Dutch police and net security organisations have teamed up to dismantle many of the command and control servers associated with the Bredolab botnet. The Bredolab Trojan, which has spyware components that allow criminals to capture bank login details and other sensitive information from compromised machines, has infected an …
...before the official notice and link gets copied and used in spam and phishing attacks?
They probably also need to explain what a botnet is to the folk who weren't savvy enough to protect themselves against it in the first place.
It should have been illegal to sell an OS without built-in, regularly updated anti-virus included in the package for at least the last decade, turned on by default. The existence of the 3rd party anti-virus market, who would complain about that taking their market share, has ultimately made the internet a less safe ecosystem, and everyone has suffered.
in all seriousness though, the page as presented actually looks more like a phishing attempt than many phishing attempts I've seen. I'm not sure anyone getting this page would even read it, rather than immediately close the browser or tab.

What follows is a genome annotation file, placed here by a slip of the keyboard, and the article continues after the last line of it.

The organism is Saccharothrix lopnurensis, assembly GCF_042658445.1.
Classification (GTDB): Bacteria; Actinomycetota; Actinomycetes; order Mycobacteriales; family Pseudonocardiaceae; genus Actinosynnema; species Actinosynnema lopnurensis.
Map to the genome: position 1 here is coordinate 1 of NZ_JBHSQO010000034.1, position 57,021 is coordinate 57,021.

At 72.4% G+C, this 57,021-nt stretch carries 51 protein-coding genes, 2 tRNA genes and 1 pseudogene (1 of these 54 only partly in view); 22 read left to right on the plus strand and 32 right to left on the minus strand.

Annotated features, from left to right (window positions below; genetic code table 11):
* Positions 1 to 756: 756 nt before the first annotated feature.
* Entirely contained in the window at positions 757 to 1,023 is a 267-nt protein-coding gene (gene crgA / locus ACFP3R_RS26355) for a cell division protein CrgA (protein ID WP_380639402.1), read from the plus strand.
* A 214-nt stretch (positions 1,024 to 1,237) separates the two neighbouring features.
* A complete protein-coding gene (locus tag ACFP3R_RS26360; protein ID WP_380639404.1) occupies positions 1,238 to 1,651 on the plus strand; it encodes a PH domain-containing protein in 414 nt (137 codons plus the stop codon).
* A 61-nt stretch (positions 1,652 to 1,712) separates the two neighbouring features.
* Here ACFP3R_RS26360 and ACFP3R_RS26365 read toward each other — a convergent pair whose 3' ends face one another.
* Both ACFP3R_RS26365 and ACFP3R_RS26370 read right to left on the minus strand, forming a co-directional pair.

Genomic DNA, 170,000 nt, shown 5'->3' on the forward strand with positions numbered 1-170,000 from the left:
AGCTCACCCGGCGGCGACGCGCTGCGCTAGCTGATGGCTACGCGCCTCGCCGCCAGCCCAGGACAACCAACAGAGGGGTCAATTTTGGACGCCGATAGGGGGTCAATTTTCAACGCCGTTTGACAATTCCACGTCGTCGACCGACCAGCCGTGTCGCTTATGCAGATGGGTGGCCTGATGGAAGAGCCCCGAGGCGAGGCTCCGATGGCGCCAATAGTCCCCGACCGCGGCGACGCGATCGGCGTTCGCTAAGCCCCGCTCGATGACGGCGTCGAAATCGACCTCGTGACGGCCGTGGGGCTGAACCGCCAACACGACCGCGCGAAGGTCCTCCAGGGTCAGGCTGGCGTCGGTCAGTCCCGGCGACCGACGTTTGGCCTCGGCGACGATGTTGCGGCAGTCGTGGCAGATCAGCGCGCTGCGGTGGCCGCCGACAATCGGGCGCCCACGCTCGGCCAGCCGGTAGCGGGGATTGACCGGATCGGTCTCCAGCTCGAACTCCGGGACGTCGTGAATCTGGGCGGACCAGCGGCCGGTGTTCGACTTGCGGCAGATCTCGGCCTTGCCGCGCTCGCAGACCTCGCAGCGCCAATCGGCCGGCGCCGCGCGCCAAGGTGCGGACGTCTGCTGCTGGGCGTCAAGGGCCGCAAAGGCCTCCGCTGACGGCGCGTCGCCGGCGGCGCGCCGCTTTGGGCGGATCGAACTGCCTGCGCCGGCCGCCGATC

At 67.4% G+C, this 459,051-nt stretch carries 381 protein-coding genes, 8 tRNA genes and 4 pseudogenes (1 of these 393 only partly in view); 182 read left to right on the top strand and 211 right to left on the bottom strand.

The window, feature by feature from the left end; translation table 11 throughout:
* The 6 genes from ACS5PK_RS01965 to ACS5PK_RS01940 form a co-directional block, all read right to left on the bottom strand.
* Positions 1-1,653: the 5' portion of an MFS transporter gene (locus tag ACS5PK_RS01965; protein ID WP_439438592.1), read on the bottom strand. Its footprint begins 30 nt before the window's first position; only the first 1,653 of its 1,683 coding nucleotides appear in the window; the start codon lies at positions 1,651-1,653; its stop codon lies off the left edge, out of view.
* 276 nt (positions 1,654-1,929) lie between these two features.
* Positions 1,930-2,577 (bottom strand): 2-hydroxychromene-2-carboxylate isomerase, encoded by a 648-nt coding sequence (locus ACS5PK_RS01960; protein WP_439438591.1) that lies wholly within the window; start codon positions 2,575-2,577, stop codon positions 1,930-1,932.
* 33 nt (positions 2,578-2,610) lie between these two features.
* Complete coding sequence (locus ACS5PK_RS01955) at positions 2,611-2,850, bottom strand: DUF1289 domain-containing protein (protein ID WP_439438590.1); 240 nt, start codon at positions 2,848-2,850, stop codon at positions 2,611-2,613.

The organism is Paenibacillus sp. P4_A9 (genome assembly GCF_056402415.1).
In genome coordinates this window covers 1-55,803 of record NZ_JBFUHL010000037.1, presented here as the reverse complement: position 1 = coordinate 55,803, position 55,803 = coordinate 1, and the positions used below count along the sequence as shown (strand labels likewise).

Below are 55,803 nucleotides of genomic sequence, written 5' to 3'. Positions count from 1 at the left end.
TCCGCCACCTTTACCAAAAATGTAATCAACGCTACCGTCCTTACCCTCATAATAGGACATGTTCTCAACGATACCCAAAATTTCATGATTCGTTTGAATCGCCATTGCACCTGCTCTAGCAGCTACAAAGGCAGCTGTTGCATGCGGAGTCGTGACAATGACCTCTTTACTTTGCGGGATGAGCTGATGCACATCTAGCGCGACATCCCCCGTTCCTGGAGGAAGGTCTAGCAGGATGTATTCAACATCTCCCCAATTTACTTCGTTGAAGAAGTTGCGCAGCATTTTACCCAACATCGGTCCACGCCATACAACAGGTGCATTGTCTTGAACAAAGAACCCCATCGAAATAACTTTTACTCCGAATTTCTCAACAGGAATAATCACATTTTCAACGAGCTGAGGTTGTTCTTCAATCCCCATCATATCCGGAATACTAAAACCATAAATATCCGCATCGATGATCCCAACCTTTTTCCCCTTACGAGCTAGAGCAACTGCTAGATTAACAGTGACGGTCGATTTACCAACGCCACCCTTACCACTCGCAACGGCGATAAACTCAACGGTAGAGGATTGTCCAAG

So who's going to write
an anti-virus fo zOS or VMS ? Let's not be silly, shall we ? Even if you mean Windows OS I still don't buy it. Oh, and in case you just came to this world, an OS is not sold, it is just licensed for use as is. It's up to you to use it properly.
You are more than likely correct, sir.
More than likely, they wouldn't read it. When I remoted into a computer at a library to fix something on their network, it took me disabling the keyboard and mouse to get the person off the computer. The big message that says "SOMEONE HAS REMOTELY LOGGED INTO THIS MACHINE AND IS CONTROLLING IT" was only closed when it popped up. Similar messages that I sent to pop up on the screen were sometimes read but ignored, like it was some malicious popup from Facebook or something.
Re: How long...
> It should have been illegal to sell an OS without built-in, regularly
The answer is simple.
Make it illegal to connect any computer running a Microsoft OS to a network.